United Truckers seek enactment of 14-point plan, stability at Port Metro Vancouver



THE United Truckers Association of BC (UTA) said on Tuesday that it is encouraged to learn that legislation will be tabled in the BC Legislature, putting into motion a 14-point Joint Action Plan signed by the association and Premier Christy Clark along with federal representatives in March of this year. The plan will bring a number of key initiatives to fulfillment in order to ensure continued stability to the shipping schedule at Port Metro Vancouver.

“When we signed the 14-point Joint Action Plan with the Premier in March, we were under the understanding that it would be implemented into legislation within 30 days and a stable system would be reviewed, finalized, and acted upon within 90 days. We have been waiting eight months, so we are anxious to see these promises fulfilled,” said UTA spokesman Manny Dhillon. “Our members are once again losing faith in the system, as the core points agreed upon in the Joint Action Plan have not been put into action despite continued promises.”

Non-union truckers walked off the job on February 26. Negotiations with the provincial and federal governments ended their job action on March 26 with the establishment of a 14-point Joint Action Plan signed by the representatives of the UTA and both levels of government.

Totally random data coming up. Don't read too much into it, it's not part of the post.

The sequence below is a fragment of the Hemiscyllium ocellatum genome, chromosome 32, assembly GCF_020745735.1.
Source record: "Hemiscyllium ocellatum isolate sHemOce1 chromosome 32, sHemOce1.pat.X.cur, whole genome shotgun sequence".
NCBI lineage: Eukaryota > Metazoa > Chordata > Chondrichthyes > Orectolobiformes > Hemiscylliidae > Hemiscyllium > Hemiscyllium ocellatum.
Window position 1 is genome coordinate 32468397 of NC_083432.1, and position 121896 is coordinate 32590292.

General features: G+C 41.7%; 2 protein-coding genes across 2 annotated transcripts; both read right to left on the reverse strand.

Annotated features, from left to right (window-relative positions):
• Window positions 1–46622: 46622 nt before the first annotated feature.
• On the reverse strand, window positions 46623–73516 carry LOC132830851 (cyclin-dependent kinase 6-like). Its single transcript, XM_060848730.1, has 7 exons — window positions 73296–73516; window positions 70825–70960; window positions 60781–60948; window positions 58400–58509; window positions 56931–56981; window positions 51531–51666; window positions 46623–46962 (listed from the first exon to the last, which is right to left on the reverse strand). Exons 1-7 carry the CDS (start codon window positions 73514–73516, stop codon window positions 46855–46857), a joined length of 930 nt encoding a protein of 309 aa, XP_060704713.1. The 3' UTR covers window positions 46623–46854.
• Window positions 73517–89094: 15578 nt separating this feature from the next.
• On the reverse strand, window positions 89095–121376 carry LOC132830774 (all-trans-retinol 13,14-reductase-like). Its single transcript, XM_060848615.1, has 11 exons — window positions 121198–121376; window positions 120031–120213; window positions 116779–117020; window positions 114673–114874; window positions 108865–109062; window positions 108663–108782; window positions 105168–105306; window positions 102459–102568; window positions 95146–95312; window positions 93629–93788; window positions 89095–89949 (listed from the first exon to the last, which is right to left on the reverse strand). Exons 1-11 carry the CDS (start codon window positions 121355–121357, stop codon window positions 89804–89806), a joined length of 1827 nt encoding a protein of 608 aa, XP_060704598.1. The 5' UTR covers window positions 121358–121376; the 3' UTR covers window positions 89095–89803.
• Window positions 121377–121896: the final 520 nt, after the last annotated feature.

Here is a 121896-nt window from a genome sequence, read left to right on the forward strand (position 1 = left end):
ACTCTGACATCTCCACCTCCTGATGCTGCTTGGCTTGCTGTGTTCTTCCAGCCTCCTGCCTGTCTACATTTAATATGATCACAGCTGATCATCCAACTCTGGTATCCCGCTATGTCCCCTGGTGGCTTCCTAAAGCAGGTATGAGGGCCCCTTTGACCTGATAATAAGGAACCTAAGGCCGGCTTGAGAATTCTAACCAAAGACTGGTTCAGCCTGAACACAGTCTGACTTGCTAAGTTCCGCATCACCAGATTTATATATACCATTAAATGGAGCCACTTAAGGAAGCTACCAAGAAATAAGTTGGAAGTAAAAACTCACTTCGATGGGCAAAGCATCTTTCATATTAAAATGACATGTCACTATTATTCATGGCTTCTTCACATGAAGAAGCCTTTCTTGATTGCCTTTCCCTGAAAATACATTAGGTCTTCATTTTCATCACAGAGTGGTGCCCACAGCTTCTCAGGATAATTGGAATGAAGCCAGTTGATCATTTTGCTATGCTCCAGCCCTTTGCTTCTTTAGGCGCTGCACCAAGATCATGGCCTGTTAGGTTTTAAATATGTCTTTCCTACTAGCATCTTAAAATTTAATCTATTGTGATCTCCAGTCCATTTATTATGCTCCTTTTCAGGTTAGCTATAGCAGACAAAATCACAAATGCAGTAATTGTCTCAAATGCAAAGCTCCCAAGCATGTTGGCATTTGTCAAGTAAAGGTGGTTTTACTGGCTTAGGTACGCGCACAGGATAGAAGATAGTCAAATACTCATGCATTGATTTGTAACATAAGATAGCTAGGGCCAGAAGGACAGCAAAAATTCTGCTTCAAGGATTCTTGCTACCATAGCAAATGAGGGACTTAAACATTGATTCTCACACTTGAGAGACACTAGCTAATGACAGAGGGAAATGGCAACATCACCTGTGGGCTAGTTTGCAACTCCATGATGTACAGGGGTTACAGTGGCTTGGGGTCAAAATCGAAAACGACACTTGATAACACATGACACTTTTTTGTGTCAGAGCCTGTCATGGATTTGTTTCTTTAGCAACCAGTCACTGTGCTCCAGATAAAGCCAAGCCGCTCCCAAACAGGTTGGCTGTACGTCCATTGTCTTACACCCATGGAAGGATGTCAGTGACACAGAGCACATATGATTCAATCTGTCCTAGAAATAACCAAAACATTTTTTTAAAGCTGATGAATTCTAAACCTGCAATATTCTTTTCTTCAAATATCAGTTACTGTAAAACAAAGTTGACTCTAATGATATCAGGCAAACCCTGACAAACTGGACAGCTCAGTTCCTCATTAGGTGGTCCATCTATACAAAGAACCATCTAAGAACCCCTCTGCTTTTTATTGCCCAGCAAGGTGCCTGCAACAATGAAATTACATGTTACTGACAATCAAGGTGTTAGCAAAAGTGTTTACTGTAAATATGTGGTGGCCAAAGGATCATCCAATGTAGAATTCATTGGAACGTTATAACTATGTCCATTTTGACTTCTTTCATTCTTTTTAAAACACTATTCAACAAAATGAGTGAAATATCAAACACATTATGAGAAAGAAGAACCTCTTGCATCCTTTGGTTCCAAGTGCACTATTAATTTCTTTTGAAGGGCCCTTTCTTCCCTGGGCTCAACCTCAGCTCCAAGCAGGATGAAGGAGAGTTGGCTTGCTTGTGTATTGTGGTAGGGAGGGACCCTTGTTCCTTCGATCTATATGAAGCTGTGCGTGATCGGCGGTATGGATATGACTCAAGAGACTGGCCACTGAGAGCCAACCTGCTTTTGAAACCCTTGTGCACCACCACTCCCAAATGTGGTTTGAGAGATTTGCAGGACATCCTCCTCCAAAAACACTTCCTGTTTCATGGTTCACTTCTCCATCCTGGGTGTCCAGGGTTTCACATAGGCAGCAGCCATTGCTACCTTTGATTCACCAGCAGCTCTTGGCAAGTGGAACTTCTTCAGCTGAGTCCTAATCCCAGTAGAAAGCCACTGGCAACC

Some of the key agreed upon resolutions in the 14-point Joint Action Plan include:

* Round trip moves paid in full for both On Dock and Off Dock moves;

* Establishment of an hourly rate for company drivers;

* A benchmark minimum rate, set across the sector;

* Paid wait-time after 90 minutes at the ports; and

* A 12% increase in trip rates over 2006 established rates along with a 16% fuel surcharge.

“In the current situation, the average port trucker is putting in more than 16 hours a day and barely earning above minimum wage. Our members are having a tough time taking care of their families,” said Dhillon. “Vince Ready and Corin Bell submitted a recommendation report at the end of September, which is very vague and falls short in resolving many trucker related issues.”

The recent development in the proposed new Truck Licensing System (TLS Port Permitted Trucks) by Port of Metro Vancouver (PMV) violates every labor right and threatens livelihood of about 300-500 truckers, many of whom have been hauling goods to and from the port for more than 15 years.

“The procedures and strategies, to reduce the number of trucks, being opted by PMV are unheard of,” said Dhillon.

The UTA said it seeks immediate action to resolve the ongoing issues truckers are encountering at ports and with continued inaction from both levels of government, it cannot guarantee the stability of cargo transportation.

The United Truckers Association of BC seeks to resolve driver issues at all the terminals while working within the framework of Port Metro Vancouver, terminal operators and government officials. The UTA does not represent all the truck drivers and has both union and non-union truckers as members. The UTA’s long-range goal is to work with unions, importers, exporters, and terminal personnel to create a more efficient supply chain, which does not put the burden on any one entity.